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Economic ruin staring Nepal in the face

An economist's prediction that the Nepal government could be bankrupt by June seems to be coming true.

india Updated: Apr 15, 2006 16:37 IST

An economist's prediction that the Nepal government could be bankrupt by June seems to be coming true with the kingdom's main business artery remaining choked by anti-king protests since the last 10 days.

Birgunj town in Bara district, the hub of business and major entry point for raw materials from India, remains disconnected from Kathmandu since an indefinite nationwide closure called by the opposition parties since April 6.

The protest snowballed with professionals, government employees and workers throwing their weight behind the agitation.

Since April 9, there have been no domestic flights to the Simra Airport in Birgunj. Three airlines that used to operate six daily flights have suspended their services.

After government ministers and other VIPs were ferried to Birgunj April 8 to attend a controversial pro-king meeting organised by an organisation even as the Kathmandu valley remained paralysed by daytime curfew, angry protesters blockaded the airport and threatened to set it on fire.

Road transport too has come to a standstill with protesters putting up barricades on the highway.

Factories, shops and educational institutions have been closed since April 6.

An economist, Raghav Dhoj, director of the Institute for Development, warned in February that the government could go bankrupt by June.

The current Minister of State for Finance Rup Jyoti is himself feeling the pinch of the protests with several of his family businesses in Birgunj shut due to the protests.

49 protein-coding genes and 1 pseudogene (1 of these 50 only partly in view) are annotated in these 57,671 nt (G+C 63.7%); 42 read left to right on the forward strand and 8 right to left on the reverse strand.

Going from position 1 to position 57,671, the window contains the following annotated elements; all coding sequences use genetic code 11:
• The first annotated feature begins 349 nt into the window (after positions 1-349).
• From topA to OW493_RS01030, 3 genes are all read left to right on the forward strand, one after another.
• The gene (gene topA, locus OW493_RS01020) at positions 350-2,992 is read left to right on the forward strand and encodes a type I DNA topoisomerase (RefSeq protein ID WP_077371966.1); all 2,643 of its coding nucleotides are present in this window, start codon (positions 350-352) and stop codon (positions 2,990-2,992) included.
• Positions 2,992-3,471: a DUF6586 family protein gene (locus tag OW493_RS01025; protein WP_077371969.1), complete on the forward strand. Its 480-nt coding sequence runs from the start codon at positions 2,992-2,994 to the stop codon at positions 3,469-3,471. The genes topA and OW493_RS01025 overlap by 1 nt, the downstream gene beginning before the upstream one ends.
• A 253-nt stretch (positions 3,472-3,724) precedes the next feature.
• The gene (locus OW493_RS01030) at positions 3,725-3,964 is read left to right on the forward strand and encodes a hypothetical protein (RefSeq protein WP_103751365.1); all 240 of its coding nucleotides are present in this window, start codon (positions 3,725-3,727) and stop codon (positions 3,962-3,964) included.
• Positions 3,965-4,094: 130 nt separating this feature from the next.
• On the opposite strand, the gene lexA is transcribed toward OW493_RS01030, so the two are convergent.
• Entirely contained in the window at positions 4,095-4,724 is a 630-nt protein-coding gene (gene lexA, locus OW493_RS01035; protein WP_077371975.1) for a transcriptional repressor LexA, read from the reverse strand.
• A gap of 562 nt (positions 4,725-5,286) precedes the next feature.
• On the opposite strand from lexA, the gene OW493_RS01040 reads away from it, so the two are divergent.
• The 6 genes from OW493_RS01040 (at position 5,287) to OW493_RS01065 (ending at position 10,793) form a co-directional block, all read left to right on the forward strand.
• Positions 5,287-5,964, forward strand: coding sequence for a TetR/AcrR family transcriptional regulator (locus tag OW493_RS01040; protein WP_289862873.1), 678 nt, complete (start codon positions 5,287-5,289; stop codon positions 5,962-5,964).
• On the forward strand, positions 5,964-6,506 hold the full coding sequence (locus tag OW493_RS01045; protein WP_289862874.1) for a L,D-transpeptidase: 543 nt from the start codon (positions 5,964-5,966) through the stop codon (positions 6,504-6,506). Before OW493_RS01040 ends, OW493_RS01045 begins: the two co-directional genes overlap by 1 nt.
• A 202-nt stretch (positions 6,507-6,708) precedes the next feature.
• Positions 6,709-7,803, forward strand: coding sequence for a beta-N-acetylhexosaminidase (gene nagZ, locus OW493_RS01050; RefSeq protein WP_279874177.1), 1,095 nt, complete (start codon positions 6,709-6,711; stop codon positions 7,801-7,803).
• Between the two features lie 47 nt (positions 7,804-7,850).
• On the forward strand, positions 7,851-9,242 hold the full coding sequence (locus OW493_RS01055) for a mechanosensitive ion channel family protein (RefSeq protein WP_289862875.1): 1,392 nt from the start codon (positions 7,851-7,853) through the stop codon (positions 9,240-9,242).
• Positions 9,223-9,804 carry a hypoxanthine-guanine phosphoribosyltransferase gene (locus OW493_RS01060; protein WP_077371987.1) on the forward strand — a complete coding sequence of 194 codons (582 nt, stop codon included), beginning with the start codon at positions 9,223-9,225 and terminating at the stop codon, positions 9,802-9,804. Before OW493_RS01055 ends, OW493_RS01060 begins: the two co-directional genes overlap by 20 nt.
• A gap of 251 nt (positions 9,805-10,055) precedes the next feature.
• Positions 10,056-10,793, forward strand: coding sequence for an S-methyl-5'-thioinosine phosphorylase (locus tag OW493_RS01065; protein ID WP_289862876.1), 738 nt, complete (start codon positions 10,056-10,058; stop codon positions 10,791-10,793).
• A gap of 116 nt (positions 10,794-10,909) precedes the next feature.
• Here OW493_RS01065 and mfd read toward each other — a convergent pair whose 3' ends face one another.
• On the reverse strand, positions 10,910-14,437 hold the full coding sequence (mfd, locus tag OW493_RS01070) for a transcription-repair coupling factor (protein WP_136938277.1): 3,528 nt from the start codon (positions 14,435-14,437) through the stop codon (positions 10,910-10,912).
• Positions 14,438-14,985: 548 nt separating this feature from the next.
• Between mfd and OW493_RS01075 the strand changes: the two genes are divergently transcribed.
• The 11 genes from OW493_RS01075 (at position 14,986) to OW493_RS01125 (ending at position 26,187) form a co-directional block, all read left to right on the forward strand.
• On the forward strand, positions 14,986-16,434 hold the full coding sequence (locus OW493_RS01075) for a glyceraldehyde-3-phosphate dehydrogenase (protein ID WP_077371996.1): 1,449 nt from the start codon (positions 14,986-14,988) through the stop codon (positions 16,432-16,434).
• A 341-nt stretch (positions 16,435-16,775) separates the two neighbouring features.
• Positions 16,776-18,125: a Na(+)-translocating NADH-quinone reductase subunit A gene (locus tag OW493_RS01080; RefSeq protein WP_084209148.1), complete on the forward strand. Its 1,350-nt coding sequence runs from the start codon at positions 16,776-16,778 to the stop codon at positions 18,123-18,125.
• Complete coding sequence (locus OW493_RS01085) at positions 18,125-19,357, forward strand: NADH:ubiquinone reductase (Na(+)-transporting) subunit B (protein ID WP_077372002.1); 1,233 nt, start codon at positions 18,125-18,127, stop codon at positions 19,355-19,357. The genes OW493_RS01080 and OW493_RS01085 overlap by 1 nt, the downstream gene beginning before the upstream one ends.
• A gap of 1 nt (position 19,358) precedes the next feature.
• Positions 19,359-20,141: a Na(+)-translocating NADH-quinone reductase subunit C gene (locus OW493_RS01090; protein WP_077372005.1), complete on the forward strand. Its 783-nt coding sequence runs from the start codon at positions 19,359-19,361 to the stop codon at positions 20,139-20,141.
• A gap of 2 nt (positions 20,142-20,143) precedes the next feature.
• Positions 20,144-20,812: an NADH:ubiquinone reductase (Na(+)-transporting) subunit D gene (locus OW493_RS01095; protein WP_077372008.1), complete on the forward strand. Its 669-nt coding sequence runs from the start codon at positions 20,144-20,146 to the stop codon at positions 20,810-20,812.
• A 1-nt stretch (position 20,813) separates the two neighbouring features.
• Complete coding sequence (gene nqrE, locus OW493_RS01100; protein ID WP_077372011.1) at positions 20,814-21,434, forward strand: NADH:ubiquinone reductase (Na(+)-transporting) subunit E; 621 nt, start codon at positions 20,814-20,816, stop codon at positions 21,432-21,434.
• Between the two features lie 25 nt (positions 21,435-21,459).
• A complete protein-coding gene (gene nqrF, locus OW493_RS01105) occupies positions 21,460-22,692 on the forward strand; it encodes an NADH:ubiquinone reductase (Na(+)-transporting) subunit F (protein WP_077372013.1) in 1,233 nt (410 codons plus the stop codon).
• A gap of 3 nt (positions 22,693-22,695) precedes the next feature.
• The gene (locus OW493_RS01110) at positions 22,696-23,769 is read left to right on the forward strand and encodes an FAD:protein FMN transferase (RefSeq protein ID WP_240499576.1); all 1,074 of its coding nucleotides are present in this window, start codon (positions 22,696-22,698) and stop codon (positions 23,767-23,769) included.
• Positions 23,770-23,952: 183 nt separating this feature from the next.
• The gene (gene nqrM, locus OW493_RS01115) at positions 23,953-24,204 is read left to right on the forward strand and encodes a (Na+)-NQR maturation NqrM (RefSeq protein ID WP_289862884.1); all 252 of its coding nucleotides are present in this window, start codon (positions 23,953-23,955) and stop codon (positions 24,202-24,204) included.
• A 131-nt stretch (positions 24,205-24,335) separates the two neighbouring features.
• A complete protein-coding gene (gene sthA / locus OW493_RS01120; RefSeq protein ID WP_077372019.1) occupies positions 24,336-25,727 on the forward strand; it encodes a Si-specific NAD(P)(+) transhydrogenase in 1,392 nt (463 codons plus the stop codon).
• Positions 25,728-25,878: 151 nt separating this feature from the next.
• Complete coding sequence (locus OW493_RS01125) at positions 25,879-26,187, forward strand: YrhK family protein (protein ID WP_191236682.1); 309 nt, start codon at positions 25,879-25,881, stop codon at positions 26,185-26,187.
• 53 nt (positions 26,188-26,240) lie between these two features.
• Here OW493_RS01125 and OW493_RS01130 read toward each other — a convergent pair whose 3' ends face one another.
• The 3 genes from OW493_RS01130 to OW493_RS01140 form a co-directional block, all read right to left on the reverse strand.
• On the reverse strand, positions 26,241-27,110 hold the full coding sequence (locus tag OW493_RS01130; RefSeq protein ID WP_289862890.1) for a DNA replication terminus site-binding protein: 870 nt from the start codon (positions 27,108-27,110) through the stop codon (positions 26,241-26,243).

To add to the minister's humiliation, about 2,000 employees of the mill threw their lot with the anti-government protesters and raised slogans against the mill management.

With customs employees also on strike, customs points have stopped functioning. Cargo is piling up at the Birgunj inland container depot with no one to unload or transport it to its destination.

Jyoti's budget relies heavily on the 13 per cent value added tax for revenue. But with shops and businesses closed, there has been virtually no collection in Birgunj and other cities.

Banking transactions have been paralysed both by the strike as well as curfew imposed by the government. Telecom employees are also on the warpath after the government suspended mobile phone services for four days, causing the exchequer a loss of millions.

On the cards is a shortage of petro-products with tankers from India unable to move freely across the border.

The opposition parties are asking people not to pay taxes or any other government dues.

While Jyoti has vigorously rejected the bankruptcy warning, he had no answer when the Asian Development Bank this month warned that Nepal's GDP growth had fallen to two per cent and the country needed reforms and stability for revival.